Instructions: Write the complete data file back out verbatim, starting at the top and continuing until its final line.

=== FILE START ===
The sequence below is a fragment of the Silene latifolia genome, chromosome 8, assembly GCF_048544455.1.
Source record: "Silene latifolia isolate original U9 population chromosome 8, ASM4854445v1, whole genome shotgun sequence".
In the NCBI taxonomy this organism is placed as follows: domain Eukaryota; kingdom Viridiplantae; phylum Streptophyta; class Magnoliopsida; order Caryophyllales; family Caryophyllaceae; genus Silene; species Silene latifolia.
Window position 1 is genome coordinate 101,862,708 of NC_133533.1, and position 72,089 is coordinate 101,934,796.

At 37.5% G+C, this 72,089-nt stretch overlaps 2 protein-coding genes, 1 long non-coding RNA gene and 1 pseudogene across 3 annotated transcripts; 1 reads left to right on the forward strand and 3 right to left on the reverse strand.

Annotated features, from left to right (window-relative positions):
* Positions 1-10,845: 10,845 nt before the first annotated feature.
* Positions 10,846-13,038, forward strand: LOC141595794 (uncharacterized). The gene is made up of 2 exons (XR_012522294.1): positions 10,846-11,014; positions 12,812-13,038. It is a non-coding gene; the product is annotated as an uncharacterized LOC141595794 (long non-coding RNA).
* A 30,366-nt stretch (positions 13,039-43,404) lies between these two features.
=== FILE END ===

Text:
The sequence below is a fragment of the Silene latifolia genome, chromosome 8, assembly GCF_048544455.1.
Source record: "Silene latifolia isolate original U9 population chromosome 8, ASM4854445v1, whole genome shotgun sequence".
In the NCBI taxonomy this organism is placed as follows: domain Eukaryota; kingdom Viridiplantae; phylum Streptophyta; class Magnoliopsida; order Caryophyllales; family Caryophyllaceae; genus Silene; species Silene latifolia.
Window position 1 is genome coordinate 101,862,708 of NC_133533.1, and position 72,089 is coordinate 101,934,796.

At 37.5% G+C, this 72,089-nt stretch overlaps 2 protein-coding genes, 1 long non-coding RNA gene and 1 pseudogene across 3 annotated transcripts; 1 reads left to right on the forward strand and 3 right to left on the reverse strand.

Annotated features, from left to right (window-relative positions):
* Positions 1-10,845: 10,845 nt before the first annotated feature.
* Positions 10,846-13,038, forward strand: LOC141595794 (uncharacterized). The gene is made up of 2 exons (XR_012522294.1): positions 10,846-11,014; positions 12,812-13,038. It is a non-coding gene; the product is annotated as an uncharacterized LOC141595794 (long non-coding RNA).
* A 30,366-nt stretch (positions 13,039-43,404) lies between these two features.